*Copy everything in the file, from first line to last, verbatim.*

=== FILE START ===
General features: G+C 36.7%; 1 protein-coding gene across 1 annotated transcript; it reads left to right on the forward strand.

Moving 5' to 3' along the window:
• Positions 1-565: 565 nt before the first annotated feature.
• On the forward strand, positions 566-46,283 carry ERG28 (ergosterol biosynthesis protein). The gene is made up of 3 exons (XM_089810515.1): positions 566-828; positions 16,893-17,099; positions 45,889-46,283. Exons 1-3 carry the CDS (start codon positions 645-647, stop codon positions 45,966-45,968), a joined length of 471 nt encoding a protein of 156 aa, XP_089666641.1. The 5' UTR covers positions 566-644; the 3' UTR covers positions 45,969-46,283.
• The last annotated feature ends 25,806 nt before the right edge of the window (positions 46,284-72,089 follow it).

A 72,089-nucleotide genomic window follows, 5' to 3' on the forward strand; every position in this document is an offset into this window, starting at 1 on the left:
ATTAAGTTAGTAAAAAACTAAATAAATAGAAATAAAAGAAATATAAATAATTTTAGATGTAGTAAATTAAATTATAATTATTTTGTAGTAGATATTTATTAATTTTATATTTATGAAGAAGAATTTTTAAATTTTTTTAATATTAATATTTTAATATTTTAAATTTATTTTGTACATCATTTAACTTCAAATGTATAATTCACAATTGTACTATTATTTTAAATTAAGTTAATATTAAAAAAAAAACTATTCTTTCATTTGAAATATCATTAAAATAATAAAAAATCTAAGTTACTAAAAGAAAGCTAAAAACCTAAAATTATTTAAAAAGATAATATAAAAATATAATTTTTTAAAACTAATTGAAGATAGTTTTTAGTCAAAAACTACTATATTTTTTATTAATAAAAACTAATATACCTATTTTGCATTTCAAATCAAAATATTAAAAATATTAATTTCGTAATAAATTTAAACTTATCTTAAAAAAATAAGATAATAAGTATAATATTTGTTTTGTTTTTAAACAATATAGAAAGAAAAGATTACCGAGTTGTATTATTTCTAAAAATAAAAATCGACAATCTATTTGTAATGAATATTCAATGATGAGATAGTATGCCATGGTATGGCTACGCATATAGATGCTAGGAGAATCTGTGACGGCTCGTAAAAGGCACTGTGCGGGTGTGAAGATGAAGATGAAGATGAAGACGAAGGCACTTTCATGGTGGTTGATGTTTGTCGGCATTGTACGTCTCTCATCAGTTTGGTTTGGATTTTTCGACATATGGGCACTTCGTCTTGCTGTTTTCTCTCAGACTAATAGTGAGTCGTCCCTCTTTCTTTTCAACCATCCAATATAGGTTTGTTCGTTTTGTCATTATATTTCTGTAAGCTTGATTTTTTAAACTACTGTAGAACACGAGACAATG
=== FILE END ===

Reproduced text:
General features: G+C 36.7%; 1 protein-coding gene across 1 annotated transcript; it reads left to right on the forward strand.

Moving 5' to 3' along the window:
• Positions 1-565: 565 nt before the first annotated feature.
• On the forward strand, positions 566-46,283 carry ERG28 (ergosterol biosynthesis protein). The gene is made up of 3 exons (XM_089810515.1): positions 566-828; positions 16,893-17,099; positions 45,889-46,283. Exons 1-3 carry the CDS (start codon positions 645-647, stop codon positions 45,966-45,968), a joined length of 471 nt encoding a protein of 156 aa, XP_089666641.1. The 5' UTR covers positions 566-644; the 3' UTR covers positions 45,969-46,283.
• The last annotated feature ends 25,806 nt before the right edge of the window (positions 46,284-72,089 follow it).

A 72,089-nucleotide genomic window follows, 5' to 3' on the forward strand; every position in this document is an offset into this window, starting at 1 on the left:
ATTAAGTTAGTAAAAAACTAAATAAATAGAAATAAAAGAAATATAAATAATTTTAGATGTAGTAAATTAAATTATAATTATTTTGTAGTAGATATTTATTAATTTTATATTTATGAAGAAGAATTTTTAAATTTTTTTAATATTAATATTTTAATATTTTAAATTTATTTTGTACATCATTTAACTTCAAATGTATAATTCACAATTGTACTATTATTTTAAATTAAGTTAATATTAAAAAAAAAACTATTCTTTCATTTGAAATATCATTAAAATAATAAAAAATCTAAGTTACTAAAAGAAAGCTAAAAACCTAAAATTATTTAAAAAGATAATATAAAAATATAATTTTTTAAAACTAATTGAAGATAGTTTTTAGTCAAAAACTACTATATTTTTTATTAATAAAAACTAATATACCTATTTTGCATTTCAAATCAAAATATTAAAAATATTAATTTCGTAATAAATTTAAACTTATCTTAAAAAAATAAGATAATAAGTATAATATTTGTTTTGTTTTTAAACAATATAGAAAGAAAAGATTACCGAGTTGTATTATTTCTAAAAATAAAAATCGACAATCTATTTGTAATGAATATTCAATGATGAGATAGTATGCCATGGTATGGCTACGCATATAGATGCTAGGAGAATCTGTGACGGCTCGTAAAAGGCACTGTGCGGGTGTGAAGATGAAGATGAAGATGAAGACGAAGGCACTTTCATGGTGGTTGATGTTTGTCGGCATTGTACGTCTCTCATCAGTTTGGTTTGGATTTTTCGACATATGGGCACTTCGTCTTGCTGTTTTCTCTCAGACTAATAGTGAGTCGTCCCTCTTTCTTTTCAACCATCCAATATAGGTTTGTTCGTTTTGTCATTATATTTCTGTAAGCTTGATTTTTTAAACTACTGTAGAACACGAGACAATG